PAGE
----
Now with Forsaken, Bungie has brought the grind back to Destiny, but in a good way.  Now weapons and armor roll with random traits, mods and perks. This one addition adds a ton of replayability to the game, as the hunt for your perfect build is something you can actually chase down. Now when I get that 200th Nameless Midnight I will be checking it right away to see if I get that perfect combination of stats.

The other major gameplay addition are a new subclass, and Super move, for each character in the game. Warlocks, Titans, and Hunters all have three subclasses, and each subclass received a new build. This adds a completely new layer to the meta. Now players can experiment with the new abilities, and try to form a build based on whatever their new favorite super attack is.

These two changes are joined by a couple pages worth of changes and adjustments to all of the various system Destiny 2 has. The economy, the time to kill, even weapon loadouts and ammo adjustments have been implemented that all call back to the style of the original game.

Forsaken doesn’t stop there however, another new mode Bungie added is a game type called Gambit. Gambit is a hybrid. It’s a bridge connecting PVE and PVP in one big, action filled match. Every round of Gambit pits two teams of four against each other as the Drifter (one of a handful of new characters) tells both teams who they will face.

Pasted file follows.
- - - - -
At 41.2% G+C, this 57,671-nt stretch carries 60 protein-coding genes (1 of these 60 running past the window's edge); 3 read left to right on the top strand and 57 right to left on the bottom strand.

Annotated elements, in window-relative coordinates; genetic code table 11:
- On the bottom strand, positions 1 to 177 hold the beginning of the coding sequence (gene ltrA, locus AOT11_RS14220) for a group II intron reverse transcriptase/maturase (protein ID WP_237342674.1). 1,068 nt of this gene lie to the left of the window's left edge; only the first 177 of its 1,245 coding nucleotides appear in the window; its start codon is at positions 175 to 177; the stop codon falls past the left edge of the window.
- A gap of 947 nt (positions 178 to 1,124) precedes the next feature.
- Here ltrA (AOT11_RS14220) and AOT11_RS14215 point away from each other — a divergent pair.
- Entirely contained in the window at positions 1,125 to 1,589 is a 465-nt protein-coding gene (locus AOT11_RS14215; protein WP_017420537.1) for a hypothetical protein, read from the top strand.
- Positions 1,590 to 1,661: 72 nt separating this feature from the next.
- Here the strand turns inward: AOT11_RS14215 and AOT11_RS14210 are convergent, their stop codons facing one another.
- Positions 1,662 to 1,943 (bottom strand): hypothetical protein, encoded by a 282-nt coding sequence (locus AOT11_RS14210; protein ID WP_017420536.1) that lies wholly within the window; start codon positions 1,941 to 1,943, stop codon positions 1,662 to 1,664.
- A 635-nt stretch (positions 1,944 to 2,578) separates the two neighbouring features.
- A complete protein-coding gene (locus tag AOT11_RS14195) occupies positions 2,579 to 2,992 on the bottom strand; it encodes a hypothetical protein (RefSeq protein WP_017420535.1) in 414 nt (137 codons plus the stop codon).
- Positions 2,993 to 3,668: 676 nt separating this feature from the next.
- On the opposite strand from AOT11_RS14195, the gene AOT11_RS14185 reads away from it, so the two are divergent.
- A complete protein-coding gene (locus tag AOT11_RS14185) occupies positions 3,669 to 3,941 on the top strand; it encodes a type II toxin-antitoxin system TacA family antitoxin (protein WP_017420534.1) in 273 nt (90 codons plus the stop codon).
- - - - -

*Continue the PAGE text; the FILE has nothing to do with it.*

When the round starts both teams will run out in there own maps and hunt down waves of A.I enemies and collect a new resource called motes. When a team collects and banks a total of 75 motes, they summon there primeval. The first team to summon and kill there primeval, wins the round.

Things aren’t that simple in reality. Every time you bank a certain number of motes, you send a blocker to the enemy team. The enemy team then has to kill the blockers to regain the ability to bank their own motes.

In addition to those rules, portals will open at certain intervals that will allow one player from your team to invade the enemy side and try to hunt them down and in general become a nuisance.

The careful balance of focusing on the AI enemies, clearing out blockers, banking motes an warding off invaders is a frantic, fast paced fusion of the best parts of Destiny distilled into one chaotic brew.

Some harsh reminders are still present to remind us this is just an expansion, and not a full fledged new sequel.